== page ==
One participant told Ballas that her sessions are just what is needed during these times – to be in community, hold each other in prayer while breathing in loving kindness and breathing out fears and grief. Another thanked her for the meditation based on the Scriptural message, "Be Not Afraid," since she had come to the Zoom meeting worried about her daughter-in-law's heath care job and possible exposure to her son and grandchildren. She said, "I felt myself calming down when your soothing voice reminded me of God's presence in the midst of this meditation group."
Chaplain Mandi Rice who has substituted for Ballas during a couple sessions, said that she was experiencing personally and professionally how invaluable it is to have someone teaching practices of tuning in and caring for our bodies and minds and spirits. “I really feel like right now the work of leading meditation is really the work of accompanying people's spirits."
There are some challenges, however, with holding this traditional in-person class online. Not all of community members have the same access to or the same level of comfort with technology. The staff and ministry team called every community member individually to invite and help them move to online worship and programs, but a few simply do not have access to the internet or the necessary technology. For those wanting to participate in meditation, Ballas has given the additional option of calling her personal cell phone so they can listen to the meditation.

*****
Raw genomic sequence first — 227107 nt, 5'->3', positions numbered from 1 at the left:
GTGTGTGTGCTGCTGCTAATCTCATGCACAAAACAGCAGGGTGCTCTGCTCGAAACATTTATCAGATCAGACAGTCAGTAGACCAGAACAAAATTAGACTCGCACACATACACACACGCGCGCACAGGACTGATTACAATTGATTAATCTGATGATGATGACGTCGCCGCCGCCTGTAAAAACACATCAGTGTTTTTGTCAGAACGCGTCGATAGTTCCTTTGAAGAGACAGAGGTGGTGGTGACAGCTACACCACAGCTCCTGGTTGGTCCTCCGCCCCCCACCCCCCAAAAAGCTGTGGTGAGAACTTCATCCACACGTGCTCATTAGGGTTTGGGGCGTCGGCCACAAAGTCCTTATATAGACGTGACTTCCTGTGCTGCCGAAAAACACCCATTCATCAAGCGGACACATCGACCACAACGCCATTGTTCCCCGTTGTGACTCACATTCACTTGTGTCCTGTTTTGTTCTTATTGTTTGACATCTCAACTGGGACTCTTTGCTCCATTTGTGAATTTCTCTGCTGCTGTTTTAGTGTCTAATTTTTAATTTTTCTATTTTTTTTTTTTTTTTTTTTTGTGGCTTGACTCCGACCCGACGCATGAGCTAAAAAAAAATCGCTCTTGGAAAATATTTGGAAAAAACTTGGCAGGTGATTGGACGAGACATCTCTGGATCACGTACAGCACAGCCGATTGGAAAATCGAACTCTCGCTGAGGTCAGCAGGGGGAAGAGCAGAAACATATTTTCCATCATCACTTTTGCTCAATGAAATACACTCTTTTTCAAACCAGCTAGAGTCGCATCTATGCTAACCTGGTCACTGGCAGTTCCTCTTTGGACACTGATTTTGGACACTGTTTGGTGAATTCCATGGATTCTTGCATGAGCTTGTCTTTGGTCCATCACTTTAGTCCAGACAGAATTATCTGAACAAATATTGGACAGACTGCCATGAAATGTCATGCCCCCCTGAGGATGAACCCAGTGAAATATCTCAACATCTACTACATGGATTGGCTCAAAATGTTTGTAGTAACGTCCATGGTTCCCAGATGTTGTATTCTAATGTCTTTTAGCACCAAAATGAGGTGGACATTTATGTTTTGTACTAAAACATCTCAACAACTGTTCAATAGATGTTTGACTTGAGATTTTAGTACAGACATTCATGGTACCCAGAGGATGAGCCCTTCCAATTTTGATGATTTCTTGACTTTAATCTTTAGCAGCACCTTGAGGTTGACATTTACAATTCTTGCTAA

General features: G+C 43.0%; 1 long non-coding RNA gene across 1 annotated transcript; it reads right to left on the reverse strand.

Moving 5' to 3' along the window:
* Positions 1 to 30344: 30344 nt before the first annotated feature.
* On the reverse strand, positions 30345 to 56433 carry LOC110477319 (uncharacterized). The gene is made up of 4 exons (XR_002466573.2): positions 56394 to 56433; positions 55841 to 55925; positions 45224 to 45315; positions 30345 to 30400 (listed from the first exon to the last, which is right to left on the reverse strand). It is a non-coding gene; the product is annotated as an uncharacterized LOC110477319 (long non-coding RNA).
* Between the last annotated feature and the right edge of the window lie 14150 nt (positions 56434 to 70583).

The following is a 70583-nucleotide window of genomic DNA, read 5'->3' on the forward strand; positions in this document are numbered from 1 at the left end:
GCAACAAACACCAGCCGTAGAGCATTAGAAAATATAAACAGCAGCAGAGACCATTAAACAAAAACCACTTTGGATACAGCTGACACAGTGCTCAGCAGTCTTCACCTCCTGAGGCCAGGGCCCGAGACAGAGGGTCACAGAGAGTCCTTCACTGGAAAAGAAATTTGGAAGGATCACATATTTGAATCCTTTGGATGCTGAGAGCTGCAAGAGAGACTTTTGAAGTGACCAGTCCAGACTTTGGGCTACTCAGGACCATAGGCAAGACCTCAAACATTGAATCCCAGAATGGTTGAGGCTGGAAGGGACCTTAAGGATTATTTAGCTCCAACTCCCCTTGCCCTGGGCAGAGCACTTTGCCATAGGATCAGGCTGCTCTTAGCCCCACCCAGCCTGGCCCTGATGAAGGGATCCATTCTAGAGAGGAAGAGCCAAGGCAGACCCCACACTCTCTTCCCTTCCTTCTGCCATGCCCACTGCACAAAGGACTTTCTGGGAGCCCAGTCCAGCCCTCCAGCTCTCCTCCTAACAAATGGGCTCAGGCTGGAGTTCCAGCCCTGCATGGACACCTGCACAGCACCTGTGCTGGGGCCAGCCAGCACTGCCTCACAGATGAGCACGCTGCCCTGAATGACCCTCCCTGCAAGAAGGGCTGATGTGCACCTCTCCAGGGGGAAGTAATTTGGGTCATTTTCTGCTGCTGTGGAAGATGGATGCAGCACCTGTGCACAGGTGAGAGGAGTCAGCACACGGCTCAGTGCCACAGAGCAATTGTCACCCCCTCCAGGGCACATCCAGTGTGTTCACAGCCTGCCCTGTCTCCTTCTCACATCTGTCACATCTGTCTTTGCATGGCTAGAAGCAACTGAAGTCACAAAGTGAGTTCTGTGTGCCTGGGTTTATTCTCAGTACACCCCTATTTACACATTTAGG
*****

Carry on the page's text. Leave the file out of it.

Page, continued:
A second challenge has been overcoming some misunderstandings about meditation. “I've heard some describe the meditation classes as our 'eclectic' offering, some indicate that it is not the way they prefer to relate to God, and others are a bit suspicious of the practice,” explained Ballas. “I learned meditation while interning at a Catholic Monastery in Northern Ireland. When meditation was introduced to me, it was introduced as a practice that was grounded in our Christian heritage and integral to the Christian experience. I'm glad that I've been able to share that experience with others.”
Ballas is also aware that there is a third challenge, which is uplifting the practice of Christian meditation and integrating what we have been taught about the practice by scientists, by yogis, by Buddhists, Hindus, and Jains, while not appropriating from other cultures or misrepresenting our intentions. “I draw from the wisdom of all of these faithful leaders, seekers, and researchers when writing the scripts for each meditation session,” she said. “As I do so, I am mindful of my place as a minister within a Protestant church in New England. I am careful to honor our history and to teach meditation in a way that promotes justice, clarity, and well-being.”
"Meditation has been practiced by many of the saints of the Christian church throughout the centuries. Plus the Bible records how Joshua meditated upon God's Law, David meditated upon the work of God's hands, in Colossians Paul tells us to meditate and set our minds on things above, and much more,” said Wefald. “Today when so much anxiety and fear pervade our society, we need meditation more than ever, to help us to take a pause, breathe in and out, and focus on things above, on becoming still and knowing we are enfolded in God's loving care."
You can contact Katherine Ballas and Eric Wefald at the church office at 617-484-1542 or email email@example.com. Follow them on Facebook, and view their YouTube channel for meditation classes and other events.